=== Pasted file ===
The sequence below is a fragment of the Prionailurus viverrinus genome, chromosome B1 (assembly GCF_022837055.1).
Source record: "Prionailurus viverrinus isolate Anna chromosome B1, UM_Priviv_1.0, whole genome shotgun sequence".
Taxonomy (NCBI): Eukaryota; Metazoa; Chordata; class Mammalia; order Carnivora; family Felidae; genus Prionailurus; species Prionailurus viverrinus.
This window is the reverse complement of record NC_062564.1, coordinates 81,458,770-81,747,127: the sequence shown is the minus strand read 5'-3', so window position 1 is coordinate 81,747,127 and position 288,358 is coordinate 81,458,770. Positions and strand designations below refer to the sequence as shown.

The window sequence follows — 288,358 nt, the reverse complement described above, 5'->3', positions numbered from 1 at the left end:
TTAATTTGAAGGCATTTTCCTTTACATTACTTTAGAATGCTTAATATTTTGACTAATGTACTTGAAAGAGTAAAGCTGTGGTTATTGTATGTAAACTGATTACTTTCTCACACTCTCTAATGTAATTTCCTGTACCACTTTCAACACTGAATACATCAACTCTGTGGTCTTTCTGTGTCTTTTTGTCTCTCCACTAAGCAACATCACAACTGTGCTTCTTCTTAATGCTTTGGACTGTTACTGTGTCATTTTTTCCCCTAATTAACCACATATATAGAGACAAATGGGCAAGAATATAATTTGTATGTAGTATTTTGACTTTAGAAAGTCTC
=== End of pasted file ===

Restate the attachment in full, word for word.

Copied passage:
The sequence below is a fragment of the Prionailurus viverrinus genome, chromosome B1 (assembly GCF_022837055.1).
Source record: "Prionailurus viverrinus isolate Anna chromosome B1, UM_Priviv_1.0, whole genome shotgun sequence".
Taxonomy (NCBI): Eukaryota; Metazoa; Chordata; class Mammalia; order Carnivora; family Felidae; genus Prionailurus; species Prionailurus viverrinus.
This window is the reverse complement of record NC_062564.1, coordinates 81,458,770-81,747,127: the sequence shown is the minus strand read 5'-3', so window position 1 is coordinate 81,747,127 and position 288,358 is coordinate 81,458,770. Positions and strand designations below refer to the sequence as shown.

The window sequence follows — 288,358 nt, the reverse complement described above, 5'->3', positions numbered from 1 at the left end:
TTAATTTGAAGGCATTTTCCTTTACATTACTTTAGAATGCTTAATATTTTGACTAATGTACTTGAAAGAGTAAAGCTGTGGTTATTGTATGTAAACTGATTACTTTCTCACACTCTCTAATGTAATTTCCTGTACCACTTTCAACACTGAATACATCAACTCTGTGGTCTTTCTGTGTCTTTTTGTCTCTCCACTAAGCAACATCACAACTGTGCTTCTTCTTAATGCTTTGGACTGTTACTGTGTCATTTTTTCCCCTAATTAACCACATATATAGAGACAAATGGGCAAGAATATAATTTGTATGTAGTATTTTGACTTTAGAAAGTCTC